our contributions are as follows: • We investigate DSA and characterize the effectiveness of category-awareness. • We conduct a limit study to understand the benefit of applying approximation in a perframe manner with category-awareness (category-aware dynamic DSA). • We present the challenges of harnessing DSA and a proof-of-concept runtime.
Voltage stacking (VS) fundamentally improves power delivery efficiency (PDE) by series-stacking multiple voltage domains to eliminate explicit step-down voltage conversion and reduce energy loss along the power delivery path. However, it suffers from aggravated supply noise, preventing its adoption in mainstream computing systems. In this paper, we investigate a practical approach to enabling efficient and reliable power delivery in voltage-stacked manycore systems that can ensure worst-case supply noise reliability without excessive costly over-design. We start by developing an analytical model to capture the essential noise behaviors in VS. It allows us to identify dominant noise contributor and derive the worst-case conditions. With this in-depth understanding, we propose a hybrid voltage regulation solution to effectively mitigate noise with worst-case guarantees. When evaluated with real-world benchmarks, our solution can achieve 93.8% power delivery efficiency, an improvement of 13.9% over the conventional baseline.
Unmanned Aerial Vehicles (UAVs) are getting closer to becoming ubiquitous in everyday life. Among them, Micro Aerial Vehicles (MAVs) have seen an outburst of attention recently, specifically in the area with a demand for autonomy. A key challenge standing in the way of making MAVs autonomous is that researchers lack the comprehensive understanding of how performance, power, and computational bottlenecks affect MAV applications. MAVs must operate under a stringent power budget, which severely limits their flight endurance time. As such, there is a need for new tools, benchmarks, and methodologies to foster the systematic development of autonomous MAVs. In this paper, we introduce the “MAVBench” framework which consists of a closed-loop simulator and an end-to-end application benchmark suite. A closed-loop simulation platform is needed to probe and understand the intra-system (application data flow) and inter-system (system and environment) interactions in MAV applications to pinpoint bottlenecks and identify opportunities for hardware and software co-design and optimization. In addition to the simulator, MAVBench provides a benchmark suite, the first of its kind, consisting of a variety of MAV applications designed to enable computer architects to perform characterization and develop future aerial computing systems. Using our open source, end-to-end experimental platform, we uncover a hidden, and thus far unexpected compute to total system energy relationship in MAVs. Furthermore, we explore the role of compute by presenting three case studies targeting performance, energy and reliability. These studies confirm that an efficient system design can improve MAV’s battery consumption by up to 1.8X.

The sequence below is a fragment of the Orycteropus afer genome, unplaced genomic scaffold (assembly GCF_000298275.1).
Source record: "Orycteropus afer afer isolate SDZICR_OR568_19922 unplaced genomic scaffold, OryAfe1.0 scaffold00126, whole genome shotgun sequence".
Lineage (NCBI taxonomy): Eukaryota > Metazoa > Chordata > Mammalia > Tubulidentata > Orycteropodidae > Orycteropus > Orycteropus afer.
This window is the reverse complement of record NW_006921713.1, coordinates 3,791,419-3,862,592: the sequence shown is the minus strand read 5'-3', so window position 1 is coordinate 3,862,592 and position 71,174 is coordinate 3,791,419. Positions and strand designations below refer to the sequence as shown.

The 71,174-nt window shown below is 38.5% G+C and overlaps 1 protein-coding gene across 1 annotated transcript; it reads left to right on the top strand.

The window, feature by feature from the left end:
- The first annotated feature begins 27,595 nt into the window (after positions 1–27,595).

Mobile computing has grown drastically over the past decade. Despite the rapid pace of advancements, mobile device understanding, benchmarking, and evaluation are still in their infancies, both in industry and academia. This article presents an industry perspective on the challenges facing mobile computer architecture, specifically involving mobile workloads, benchmarking, and experimental methodology, with the hope of fostering new research within the community to address pending problems. These challenges pose a threat to the systematic development of future mobile systems, which, if addressed, can elevate the entire mobile ecosystem to the next level.